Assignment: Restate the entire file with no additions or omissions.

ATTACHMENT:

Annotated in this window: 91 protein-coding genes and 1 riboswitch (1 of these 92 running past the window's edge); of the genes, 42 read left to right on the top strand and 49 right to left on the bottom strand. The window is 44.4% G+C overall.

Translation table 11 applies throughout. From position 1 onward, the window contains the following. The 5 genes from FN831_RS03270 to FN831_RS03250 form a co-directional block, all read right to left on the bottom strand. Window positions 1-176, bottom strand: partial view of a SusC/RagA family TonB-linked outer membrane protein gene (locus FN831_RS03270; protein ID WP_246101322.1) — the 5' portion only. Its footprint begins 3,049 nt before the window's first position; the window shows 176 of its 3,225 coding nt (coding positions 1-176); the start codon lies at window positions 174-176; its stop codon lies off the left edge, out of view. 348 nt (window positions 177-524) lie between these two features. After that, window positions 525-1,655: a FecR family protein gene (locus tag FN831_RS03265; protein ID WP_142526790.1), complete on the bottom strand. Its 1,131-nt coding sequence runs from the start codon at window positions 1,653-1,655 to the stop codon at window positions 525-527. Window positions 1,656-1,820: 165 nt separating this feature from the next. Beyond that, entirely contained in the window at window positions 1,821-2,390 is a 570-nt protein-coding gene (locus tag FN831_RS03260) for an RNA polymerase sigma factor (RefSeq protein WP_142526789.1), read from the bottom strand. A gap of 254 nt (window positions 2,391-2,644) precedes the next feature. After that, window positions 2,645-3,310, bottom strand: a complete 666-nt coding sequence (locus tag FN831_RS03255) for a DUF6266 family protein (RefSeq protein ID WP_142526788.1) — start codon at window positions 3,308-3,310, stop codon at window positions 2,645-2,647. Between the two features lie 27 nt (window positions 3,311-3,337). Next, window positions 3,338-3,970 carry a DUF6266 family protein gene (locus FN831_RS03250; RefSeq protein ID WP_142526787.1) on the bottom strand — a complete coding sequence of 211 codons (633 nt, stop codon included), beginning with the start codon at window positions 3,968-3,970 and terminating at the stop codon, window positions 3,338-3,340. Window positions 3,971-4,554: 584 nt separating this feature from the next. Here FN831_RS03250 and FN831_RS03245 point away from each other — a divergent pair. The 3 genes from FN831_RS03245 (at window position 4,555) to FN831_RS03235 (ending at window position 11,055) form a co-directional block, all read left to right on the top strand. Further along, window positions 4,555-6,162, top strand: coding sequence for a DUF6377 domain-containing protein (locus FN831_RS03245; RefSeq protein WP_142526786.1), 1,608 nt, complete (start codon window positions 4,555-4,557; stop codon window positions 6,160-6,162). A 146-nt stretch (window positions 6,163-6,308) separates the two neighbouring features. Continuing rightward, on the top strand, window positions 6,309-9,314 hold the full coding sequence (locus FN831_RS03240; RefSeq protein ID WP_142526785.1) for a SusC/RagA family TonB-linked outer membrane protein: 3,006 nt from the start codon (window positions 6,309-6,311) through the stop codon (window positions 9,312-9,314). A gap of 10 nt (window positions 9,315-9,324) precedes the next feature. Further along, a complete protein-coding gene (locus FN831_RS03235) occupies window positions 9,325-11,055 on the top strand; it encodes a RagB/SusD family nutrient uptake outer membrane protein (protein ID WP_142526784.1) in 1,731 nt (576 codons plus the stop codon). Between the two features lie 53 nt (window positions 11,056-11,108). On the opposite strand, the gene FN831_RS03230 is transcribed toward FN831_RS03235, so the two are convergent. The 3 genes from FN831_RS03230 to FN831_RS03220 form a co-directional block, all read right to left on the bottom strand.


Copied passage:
Annotated in this window: 91 protein-coding genes and 1 riboswitch (1 of these 92 running past the window's edge); of the genes, 42 read left to right on the top strand and 49 right to left on the bottom strand. The window is 44.4% G+C overall.

Translation table 11 applies throughout. From position 1 onward, the window contains the following. The 5 genes from FN831_RS03270 to FN831_RS03250 form a co-directional block, all read right to left on the bottom strand. Window positions 1-176, bottom strand: partial view of a SusC/RagA family TonB-linked outer membrane protein gene (locus FN831_RS03270; protein ID WP_246101322.1) — the 5' portion only. Its footprint begins 3,049 nt before the window's first position; the window shows 176 of its 3,225 coding nt (coding positions 1-176); the start codon lies at window positions 174-176; its stop codon lies off the left edge, out of view. 348 nt (window positions 177-524) lie between these two features. After that, window positions 525-1,655: a FecR family protein gene (locus tag FN831_RS03265; protein ID WP_142526790.1), complete on the bottom strand. Its 1,131-nt coding sequence runs from the start codon at window positions 1,653-1,655 to the stop codon at window positions 525-527. Window positions 1,656-1,820: 165 nt separating this feature from the next. Beyond that, entirely contained in the window at window positions 1,821-2,390 is a 570-nt protein-coding gene (locus tag FN831_RS03260) for an RNA polymerase sigma factor (RefSeq protein WP_142526789.1), read from the bottom strand. A gap of 254 nt (window positions 2,391-2,644) precedes the next feature. After that, window positions 2,645-3,310, bottom strand: a complete 666-nt coding sequence (locus tag FN831_RS03255) for a DUF6266 family protein (RefSeq protein ID WP_142526788.1) — start codon at window positions 3,308-3,310, stop codon at window positions 2,645-2,647. Between the two features lie 27 nt (window positions 3,311-3,337). Next, window positions 3,338-3,970 carry a DUF6266 family protein gene (locus FN831_RS03250; RefSeq protein ID WP_142526787.1) on the bottom strand — a complete coding sequence of 211 codons (633 nt, stop codon included), beginning with the start codon at window positions 3,968-3,970 and terminating at the stop codon, window positions 3,338-3,340. Window positions 3,971-4,554: 584 nt separating this feature from the next. Here FN831_RS03250 and FN831_RS03245 point away from each other — a divergent pair. The 3 genes from FN831_RS03245 (at window position 4,555) to FN831_RS03235 (ending at window position 11,055) form a co-directional block, all read left to right on the top strand. Further along, window positions 4,555-6,162, top strand: coding sequence for a DUF6377 domain-containing protein (locus FN831_RS03245; RefSeq protein WP_142526786.1), 1,608 nt, complete (start codon window positions 4,555-4,557; stop codon window positions 6,160-6,162). A 146-nt stretch (window positions 6,163-6,308) separates the two neighbouring features. Continuing rightward, on the top strand, window positions 6,309-9,314 hold the full coding sequence (locus FN831_RS03240; RefSeq protein ID WP_142526785.1) for a SusC/RagA family TonB-linked outer membrane protein: 3,006 nt from the start codon (window positions 6,309-6,311) through the stop codon (window positions 9,312-9,314). A gap of 10 nt (window positions 9,315-9,324) precedes the next feature. Further along, a complete protein-coding gene (locus FN831_RS03235) occupies window positions 9,325-11,055 on the top strand; it encodes a RagB/SusD family nutrient uptake outer membrane protein (protein ID WP_142526784.1) in 1,731 nt (576 codons plus the stop codon). Between the two features lie 53 nt (window positions 11,056-11,108). On the opposite strand, the gene FN831_RS03230 is transcribed toward FN831_RS03235, so the two are convergent. The 3 genes from FN831_RS03230 to FN831_RS03220 form a co-directional block, all read right to left on the bottom strand.